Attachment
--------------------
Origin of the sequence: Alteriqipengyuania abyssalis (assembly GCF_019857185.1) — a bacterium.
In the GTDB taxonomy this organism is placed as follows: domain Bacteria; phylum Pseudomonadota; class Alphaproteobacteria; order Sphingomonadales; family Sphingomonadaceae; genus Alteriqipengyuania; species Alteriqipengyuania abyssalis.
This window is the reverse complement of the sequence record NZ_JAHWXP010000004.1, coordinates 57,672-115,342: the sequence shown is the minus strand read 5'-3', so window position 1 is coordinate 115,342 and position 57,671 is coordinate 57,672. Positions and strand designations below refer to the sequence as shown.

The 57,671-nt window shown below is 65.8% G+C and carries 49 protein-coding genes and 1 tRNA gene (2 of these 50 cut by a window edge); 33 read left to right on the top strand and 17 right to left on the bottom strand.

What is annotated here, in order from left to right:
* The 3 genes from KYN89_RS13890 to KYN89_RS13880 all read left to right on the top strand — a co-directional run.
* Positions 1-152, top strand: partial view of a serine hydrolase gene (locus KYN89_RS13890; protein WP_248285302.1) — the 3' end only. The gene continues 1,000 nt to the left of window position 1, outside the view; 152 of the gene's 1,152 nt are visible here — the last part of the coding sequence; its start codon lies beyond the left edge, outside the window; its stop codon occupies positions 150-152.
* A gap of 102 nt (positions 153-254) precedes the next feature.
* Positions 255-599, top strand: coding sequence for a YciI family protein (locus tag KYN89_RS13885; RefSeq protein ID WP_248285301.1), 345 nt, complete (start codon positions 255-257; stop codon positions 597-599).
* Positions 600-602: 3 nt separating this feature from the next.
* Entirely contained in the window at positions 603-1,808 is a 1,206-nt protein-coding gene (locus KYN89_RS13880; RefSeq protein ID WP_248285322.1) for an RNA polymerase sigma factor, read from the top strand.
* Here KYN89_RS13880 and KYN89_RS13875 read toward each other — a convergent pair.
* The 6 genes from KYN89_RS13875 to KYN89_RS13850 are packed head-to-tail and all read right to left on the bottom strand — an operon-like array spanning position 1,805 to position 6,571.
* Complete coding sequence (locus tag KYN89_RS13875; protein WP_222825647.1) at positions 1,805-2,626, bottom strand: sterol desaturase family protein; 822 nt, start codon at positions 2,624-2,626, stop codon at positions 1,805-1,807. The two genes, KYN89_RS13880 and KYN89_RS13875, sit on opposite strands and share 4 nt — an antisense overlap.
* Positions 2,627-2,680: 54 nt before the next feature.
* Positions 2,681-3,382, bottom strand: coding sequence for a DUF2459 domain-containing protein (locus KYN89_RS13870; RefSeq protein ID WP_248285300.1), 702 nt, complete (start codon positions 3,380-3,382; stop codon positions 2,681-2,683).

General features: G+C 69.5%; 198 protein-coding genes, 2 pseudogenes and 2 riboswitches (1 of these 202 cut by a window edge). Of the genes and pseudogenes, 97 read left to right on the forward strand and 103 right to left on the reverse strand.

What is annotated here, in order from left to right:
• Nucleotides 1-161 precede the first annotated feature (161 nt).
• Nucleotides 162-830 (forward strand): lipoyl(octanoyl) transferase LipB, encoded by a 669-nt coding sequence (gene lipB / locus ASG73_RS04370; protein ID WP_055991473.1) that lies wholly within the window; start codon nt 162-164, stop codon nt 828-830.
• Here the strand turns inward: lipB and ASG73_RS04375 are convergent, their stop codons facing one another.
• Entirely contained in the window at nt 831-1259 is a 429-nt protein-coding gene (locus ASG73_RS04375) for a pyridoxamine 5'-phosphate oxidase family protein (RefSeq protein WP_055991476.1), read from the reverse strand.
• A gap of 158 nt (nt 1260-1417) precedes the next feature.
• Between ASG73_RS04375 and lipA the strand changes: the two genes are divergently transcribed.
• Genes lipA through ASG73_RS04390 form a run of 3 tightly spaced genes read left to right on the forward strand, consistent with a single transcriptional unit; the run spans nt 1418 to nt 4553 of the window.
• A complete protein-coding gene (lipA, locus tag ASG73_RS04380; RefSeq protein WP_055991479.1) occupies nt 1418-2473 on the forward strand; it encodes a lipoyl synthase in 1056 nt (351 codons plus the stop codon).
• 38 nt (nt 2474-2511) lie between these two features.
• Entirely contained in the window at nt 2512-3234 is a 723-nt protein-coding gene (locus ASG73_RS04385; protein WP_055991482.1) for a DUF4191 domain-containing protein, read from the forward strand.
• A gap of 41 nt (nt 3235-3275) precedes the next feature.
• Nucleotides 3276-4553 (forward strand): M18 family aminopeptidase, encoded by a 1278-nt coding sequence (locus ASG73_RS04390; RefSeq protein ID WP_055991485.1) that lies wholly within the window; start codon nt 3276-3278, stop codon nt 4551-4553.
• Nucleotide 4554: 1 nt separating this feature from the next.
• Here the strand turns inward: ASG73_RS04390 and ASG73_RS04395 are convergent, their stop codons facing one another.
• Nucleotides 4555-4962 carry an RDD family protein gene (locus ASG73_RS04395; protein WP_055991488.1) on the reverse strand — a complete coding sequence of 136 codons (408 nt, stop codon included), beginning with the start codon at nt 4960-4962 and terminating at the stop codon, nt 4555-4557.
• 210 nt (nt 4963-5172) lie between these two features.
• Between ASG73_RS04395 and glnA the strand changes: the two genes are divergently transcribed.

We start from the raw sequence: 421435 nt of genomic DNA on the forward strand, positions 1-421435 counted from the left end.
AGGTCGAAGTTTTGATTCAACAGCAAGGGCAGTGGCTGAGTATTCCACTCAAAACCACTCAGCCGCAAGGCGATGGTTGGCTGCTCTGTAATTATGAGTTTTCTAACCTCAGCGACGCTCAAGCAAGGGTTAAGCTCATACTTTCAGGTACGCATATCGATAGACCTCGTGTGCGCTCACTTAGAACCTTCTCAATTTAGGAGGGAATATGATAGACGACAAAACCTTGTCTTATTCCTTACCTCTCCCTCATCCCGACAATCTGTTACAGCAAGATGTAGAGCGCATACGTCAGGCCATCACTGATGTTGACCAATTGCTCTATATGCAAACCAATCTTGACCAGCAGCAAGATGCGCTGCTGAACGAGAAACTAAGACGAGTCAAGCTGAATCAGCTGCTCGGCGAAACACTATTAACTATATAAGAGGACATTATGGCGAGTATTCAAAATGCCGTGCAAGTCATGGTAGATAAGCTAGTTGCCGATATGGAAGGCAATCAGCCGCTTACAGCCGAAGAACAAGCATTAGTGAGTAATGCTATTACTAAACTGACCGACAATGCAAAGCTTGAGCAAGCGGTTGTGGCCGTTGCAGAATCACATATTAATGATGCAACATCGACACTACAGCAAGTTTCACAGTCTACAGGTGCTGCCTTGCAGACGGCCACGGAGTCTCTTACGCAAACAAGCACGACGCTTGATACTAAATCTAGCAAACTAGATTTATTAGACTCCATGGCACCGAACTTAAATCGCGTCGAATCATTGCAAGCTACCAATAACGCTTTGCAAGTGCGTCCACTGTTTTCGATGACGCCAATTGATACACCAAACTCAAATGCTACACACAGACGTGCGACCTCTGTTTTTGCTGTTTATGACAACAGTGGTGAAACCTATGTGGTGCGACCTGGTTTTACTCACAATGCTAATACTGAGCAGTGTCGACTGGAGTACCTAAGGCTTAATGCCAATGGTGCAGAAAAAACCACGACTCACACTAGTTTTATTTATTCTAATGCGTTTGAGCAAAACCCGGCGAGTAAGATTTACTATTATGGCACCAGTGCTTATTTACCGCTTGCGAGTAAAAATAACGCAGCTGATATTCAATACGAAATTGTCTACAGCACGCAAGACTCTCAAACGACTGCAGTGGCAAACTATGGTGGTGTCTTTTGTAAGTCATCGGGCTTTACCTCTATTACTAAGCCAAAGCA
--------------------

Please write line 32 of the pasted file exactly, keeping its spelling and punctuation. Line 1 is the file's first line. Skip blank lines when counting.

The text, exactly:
• Here the strand turns inward: ASG73_RS04390 and ASG73_RS04395 are convergent, their stop codons facing one another.